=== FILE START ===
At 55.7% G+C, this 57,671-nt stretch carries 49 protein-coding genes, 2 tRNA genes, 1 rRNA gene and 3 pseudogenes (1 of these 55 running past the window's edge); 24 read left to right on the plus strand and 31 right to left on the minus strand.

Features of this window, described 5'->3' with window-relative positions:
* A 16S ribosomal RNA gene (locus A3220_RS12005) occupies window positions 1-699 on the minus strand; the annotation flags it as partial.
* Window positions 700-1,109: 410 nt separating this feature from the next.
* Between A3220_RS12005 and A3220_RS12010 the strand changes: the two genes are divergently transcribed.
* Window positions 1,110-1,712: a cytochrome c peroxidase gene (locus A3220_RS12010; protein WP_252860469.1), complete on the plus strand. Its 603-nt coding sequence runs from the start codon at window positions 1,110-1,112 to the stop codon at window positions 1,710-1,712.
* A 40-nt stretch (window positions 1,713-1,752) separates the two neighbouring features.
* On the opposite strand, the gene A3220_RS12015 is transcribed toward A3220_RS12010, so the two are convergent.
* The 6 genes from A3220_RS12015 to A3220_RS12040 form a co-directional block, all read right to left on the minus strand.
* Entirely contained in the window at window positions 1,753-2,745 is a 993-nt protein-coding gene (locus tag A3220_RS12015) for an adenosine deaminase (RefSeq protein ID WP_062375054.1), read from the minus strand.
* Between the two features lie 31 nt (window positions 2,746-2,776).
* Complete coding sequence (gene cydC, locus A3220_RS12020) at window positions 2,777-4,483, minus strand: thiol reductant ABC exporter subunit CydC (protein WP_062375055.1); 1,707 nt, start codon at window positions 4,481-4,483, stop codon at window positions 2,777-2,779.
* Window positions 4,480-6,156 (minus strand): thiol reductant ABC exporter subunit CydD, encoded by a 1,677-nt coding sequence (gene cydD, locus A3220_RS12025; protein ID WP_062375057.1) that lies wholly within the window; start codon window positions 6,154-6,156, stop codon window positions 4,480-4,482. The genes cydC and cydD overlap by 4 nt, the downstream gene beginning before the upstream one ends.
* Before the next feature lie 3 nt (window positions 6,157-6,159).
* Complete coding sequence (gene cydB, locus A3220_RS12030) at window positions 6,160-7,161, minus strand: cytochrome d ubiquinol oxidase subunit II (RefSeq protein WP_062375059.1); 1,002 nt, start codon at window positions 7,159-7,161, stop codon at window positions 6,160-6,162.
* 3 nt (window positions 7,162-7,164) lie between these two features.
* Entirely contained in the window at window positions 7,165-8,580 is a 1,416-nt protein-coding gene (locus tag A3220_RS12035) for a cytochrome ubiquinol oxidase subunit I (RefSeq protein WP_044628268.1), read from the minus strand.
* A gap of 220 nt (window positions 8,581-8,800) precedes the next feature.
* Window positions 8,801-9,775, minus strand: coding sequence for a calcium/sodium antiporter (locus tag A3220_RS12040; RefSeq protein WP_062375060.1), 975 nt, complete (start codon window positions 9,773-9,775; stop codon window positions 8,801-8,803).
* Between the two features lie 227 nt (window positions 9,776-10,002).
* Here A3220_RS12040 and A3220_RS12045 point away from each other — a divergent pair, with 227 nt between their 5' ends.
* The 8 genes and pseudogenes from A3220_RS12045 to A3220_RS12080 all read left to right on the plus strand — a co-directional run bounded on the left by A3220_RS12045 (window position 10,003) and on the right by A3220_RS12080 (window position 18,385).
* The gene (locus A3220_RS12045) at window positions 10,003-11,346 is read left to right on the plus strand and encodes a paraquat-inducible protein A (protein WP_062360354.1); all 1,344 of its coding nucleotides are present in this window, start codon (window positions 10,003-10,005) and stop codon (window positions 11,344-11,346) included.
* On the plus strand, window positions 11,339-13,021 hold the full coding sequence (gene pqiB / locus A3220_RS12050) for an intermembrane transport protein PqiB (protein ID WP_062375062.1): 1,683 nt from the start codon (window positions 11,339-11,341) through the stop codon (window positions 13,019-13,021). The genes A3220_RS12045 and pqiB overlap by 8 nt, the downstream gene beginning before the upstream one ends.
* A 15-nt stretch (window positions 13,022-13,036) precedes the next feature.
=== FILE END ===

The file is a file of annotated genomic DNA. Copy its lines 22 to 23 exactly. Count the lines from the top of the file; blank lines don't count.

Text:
* The 8 genes and pseudogenes from A3220_RS12045 to A3220_RS12080 all read left to right on the plus strand — a co-directional run bounded on the left by A3220_RS12045 (window position 10,003) and on the right by A3220_RS12080 (window position 18,385).
* The gene (locus A3220_RS12045) at window positions 10,003-11,346 is read left to right on the plus strand and encodes a paraquat-inducible protein A (protein WP_062360354.1); all 1,344 of its coding nucleotides are present in this window, start codon (window positions 10,003-10,005) and stop codon (window positions 11,344-11,346) included.